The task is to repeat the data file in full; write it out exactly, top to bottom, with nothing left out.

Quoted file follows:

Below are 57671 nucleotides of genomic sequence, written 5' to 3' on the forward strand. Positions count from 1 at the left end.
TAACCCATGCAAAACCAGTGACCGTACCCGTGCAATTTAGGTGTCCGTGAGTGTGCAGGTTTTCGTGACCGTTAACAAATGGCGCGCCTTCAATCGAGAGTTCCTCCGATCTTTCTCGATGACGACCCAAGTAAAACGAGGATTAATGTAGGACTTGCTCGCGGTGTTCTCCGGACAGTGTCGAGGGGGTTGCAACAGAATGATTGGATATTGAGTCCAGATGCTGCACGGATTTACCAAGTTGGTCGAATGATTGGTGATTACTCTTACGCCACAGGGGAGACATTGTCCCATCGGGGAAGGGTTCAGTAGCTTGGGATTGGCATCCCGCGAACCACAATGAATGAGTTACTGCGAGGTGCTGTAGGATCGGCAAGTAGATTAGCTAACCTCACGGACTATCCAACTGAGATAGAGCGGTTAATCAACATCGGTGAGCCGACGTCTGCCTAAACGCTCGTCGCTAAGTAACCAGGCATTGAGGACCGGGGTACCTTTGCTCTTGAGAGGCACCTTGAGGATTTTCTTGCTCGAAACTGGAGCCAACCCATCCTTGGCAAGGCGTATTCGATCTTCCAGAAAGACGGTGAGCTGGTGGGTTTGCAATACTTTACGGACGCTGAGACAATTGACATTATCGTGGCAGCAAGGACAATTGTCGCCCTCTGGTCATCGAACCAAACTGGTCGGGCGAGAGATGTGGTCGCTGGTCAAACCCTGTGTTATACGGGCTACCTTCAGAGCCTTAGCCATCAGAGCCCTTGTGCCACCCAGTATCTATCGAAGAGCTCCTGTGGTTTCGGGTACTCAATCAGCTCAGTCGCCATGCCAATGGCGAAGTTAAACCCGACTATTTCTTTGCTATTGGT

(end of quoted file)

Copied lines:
Below are 57671 nucleotides of genomic sequence, written 5' to 3' on the forward strand. Positions count from 1 at the left end.
TAACCCATGCAAAACCAGTGACCGTACCCGTGCAATTTAGGTGTCCGTGAGTGTGCAGGTTTTCGTGACCGTTAACAAATGGCGCGCCTTCAATCGAGAGTTCCTCCGATCTTTCTCGATGACGACCCAAGTAAAACGAGGATTAATGTAGGACTTGCTCGCGGTGTTCTCCGGACAGTGTCGAGGGGGTTGCAACAGAATGATTGGATATTGAGTCCAGATGCTGCACGGATTTACCAAGTTGGTCGAATGATTGGTGATTACTCTTACGCCACAGGGGAGACATTGTCCCATCGGGGAAGGGTTCAGTAGCTTGGGATTGGCATCCCGCGAACCACAATGAATGAGTTACTGCGAGGTGCTGTAGGATCGGCAAGTAGATTAGCTAACCTCACGGACTATCCAACTGAGATAGAGCGGTTAATCAACATCGGTGAGCCGACGTCTGCCTAAACGCTCGTCGCTAAGTAACCAGGCATTGAGGACCGGGGTACCTTTGCTCTTGAGAGGCACCTTGAGGATTTTCTTGCTCGAAACTGGAGCCAACCCATCCTTGGCAAGGCGTATTCGATCTTCCAGAAAGACGGTGAGCTGGTGGGTTTGCAATACTTTACGGACGCTGAGACAATTGACATTATCGTGGCAGCAAGGACAATTGTCGCCCTCTGGTCATCGAACCAAACTGGTCGGGCGAGAGATGTGGTCGCTGGTCAAACCCTGTGTTATACGGGCTACCTTCAGAGCCTTAGCCATCAGAGCCCTTGTGCCACCCAGTATCTATCGAAGAGCTCCTGTGGTTTCGGGTACTCAATCAGCTCAGTCGCCATGCCAATGGCGAAGTTAAACCCGACTATTTCTTTGCTATTGGT